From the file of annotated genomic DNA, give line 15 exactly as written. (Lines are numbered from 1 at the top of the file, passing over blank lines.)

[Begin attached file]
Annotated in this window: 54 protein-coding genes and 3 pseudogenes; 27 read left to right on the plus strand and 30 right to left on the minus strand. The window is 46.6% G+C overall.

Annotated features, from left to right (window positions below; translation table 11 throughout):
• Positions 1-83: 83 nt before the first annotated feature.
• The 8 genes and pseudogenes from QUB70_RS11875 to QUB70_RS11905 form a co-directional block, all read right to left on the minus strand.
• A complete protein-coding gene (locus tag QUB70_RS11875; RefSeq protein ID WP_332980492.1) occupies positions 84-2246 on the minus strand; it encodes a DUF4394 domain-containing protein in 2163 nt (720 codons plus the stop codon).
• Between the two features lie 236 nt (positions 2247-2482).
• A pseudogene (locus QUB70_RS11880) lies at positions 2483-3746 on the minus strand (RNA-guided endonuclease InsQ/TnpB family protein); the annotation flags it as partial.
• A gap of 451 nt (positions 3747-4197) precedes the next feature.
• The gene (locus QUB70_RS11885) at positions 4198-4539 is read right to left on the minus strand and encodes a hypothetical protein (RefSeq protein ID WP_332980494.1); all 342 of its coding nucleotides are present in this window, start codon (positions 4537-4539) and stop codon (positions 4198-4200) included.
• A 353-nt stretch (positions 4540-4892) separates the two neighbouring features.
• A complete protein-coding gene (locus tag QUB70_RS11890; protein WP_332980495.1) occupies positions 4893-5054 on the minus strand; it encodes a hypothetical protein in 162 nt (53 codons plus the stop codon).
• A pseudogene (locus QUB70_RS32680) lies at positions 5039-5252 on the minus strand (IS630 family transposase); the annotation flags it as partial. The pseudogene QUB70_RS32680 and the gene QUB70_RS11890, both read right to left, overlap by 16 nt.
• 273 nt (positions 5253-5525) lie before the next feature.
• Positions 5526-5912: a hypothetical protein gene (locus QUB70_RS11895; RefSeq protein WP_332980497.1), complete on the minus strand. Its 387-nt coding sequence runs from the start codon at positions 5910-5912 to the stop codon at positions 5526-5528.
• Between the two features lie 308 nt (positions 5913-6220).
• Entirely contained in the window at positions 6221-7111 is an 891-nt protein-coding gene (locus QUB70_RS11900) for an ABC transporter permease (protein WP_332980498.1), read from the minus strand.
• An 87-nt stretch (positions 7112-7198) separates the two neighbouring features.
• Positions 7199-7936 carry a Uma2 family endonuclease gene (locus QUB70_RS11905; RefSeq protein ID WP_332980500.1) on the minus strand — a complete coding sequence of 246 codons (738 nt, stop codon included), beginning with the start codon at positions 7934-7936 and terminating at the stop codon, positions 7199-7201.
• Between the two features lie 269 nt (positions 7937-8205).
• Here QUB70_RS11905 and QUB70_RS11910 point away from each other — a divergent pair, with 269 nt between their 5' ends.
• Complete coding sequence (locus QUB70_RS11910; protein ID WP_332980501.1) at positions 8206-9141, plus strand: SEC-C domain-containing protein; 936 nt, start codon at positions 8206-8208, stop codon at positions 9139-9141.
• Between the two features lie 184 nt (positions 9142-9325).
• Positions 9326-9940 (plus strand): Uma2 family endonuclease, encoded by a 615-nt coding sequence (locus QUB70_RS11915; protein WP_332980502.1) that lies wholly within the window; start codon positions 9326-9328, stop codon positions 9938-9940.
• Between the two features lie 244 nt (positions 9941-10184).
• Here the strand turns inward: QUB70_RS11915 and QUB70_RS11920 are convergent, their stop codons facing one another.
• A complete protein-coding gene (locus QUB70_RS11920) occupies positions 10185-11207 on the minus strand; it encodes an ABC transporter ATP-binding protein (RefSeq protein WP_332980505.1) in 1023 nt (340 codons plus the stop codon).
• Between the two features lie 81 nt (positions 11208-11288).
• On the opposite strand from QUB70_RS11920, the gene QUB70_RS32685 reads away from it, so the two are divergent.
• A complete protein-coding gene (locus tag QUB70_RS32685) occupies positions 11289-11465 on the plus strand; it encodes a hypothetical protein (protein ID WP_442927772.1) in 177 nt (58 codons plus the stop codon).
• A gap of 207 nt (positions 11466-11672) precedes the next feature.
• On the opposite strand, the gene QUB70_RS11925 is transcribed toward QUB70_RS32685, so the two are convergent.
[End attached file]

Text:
• Between the two features lie 308 nt (positions 5913-6220).